Editors Note: In light of all the Fit at Forty challenges taking place on the Women at Forty site and elsewhere, we thought it’d be a great idea to share Esther Kane’s three part “Mindful Eating Roadblocks” series with our readers. As a psychotherapist and author of the book “It’s Not About the Food” (which we’ll be reviewing on the site soon,) Esther is uniquely qualified to help us avoid mindless eating pitfalls and remain squarely on the road to optimum health and wellness.
Roadblock #1: Distracted Eating
I’m guessing you know what I’m talking about here. Who among us doesn’t “multitask” on a daily basis; especially while we are eating? I have noticed that in our North American culture, the preparation and consuming of food seems to be little more than an inconvenience in our stressed-out, busy lives. I, myself, have become particularly adept at eating while driving, which not only takes the joy out of a meal, but also is very dangerous. I liken it to talking on a cell phone while driving- a very bad habit.
How many of you eat while also doing the following:
- Watching television?
- Working at your job?
- Having an argument?
- Sitting at the computer?
- Talking on the phone?
You’re not alone! Here are some statistics:
- North American adults spend an average of 1 hour and 12 minutes per day eating, yet they spend between 2 ½-3 hours per day watching television.
- 66% of Americans report regularly eating dinner in front of the television.
Why should you eat mindfully?
You will eat less and get out of the habit of overeating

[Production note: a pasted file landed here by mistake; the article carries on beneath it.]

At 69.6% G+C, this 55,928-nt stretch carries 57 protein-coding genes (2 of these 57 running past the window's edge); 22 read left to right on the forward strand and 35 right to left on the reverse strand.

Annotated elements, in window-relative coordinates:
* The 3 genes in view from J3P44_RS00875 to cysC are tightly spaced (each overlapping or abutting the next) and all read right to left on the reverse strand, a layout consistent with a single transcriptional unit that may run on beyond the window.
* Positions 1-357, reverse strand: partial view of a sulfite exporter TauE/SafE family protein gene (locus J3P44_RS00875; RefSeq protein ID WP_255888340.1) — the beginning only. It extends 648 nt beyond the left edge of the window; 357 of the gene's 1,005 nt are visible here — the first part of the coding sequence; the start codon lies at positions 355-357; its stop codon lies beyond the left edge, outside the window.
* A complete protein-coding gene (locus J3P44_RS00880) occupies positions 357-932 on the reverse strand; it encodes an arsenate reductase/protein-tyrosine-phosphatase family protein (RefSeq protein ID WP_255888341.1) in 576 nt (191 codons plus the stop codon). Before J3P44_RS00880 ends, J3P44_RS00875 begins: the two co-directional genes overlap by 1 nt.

Americans have been gaining weight for quite some time. The most recent National Center for Health Statistics report found that 32% of all U.S. adults are obese according to the government’s Body Mass Index (BMI) classification system. By contrast, just 23% of adults were classified as obese in government surveys taken from 1988 through 1994. Government surveys also find that the increase in weight is in part related to an increase in calorie and dietary intake. In short, people are eating more.
- If the mind is focused on more than one task while eating, critical signs that regulate food intake may not be received by the brain. If the brain fails to receive important messages such as the sensation of taste and satisfaction, it may not register the event as “eating”. When this happens, your brain continues to send out hunger signals, increasing your risk of overeating.
- You will drastically improve your digestive health: Recent research has found that when our mind is distracted during a meal, the digestive process may be 30-40% less effective.
For homework, I want you to practice eating without distractions. To help you achieve this, here are my “top 10” strategies for mindful eating:
- Only eat while sitting.
- Set a place for yourself at the table with a placemat, cutlery, napkin, and a glass for a beverage.
- Eat away from your work area- in a lunchroom, restaurant, or outside.
- Eat with chopsticks- it will automatically slow you down.
- Take a few deep breaths before you eat to calm and center yourself.
- Chew each bite at least 30 times before swallowing
- Give thanks for your meal and appreciate that you have food to eat.
- If you are eating with others, avoid upsetting conversation over meals and instead, practise eating quietly and mindfully with the other person.
- Turn off the phone at all mealtimes so you won’t be interrupted.
- Eat at the same time every day for each of your three meals and make sure it takes you a minimum of 20 minutes to eat a meal.
Esther Kane, MSW, RCC relocated to the Comox Valley over two years ago from Vancouver. She is in full-time private practise as a psychotherapist in Courtenay. Esther has over a decade of experience counselling women and their loved ones with a multitude of presenting problems. Her main focus is helping women to become free of barriers which keep them stuck so that they can become all that they dream of being. You can learn more about Esther on her website www.estherkane.com.
This article was originally posted on www.estherkane.com. It is reposted with the author’s permission.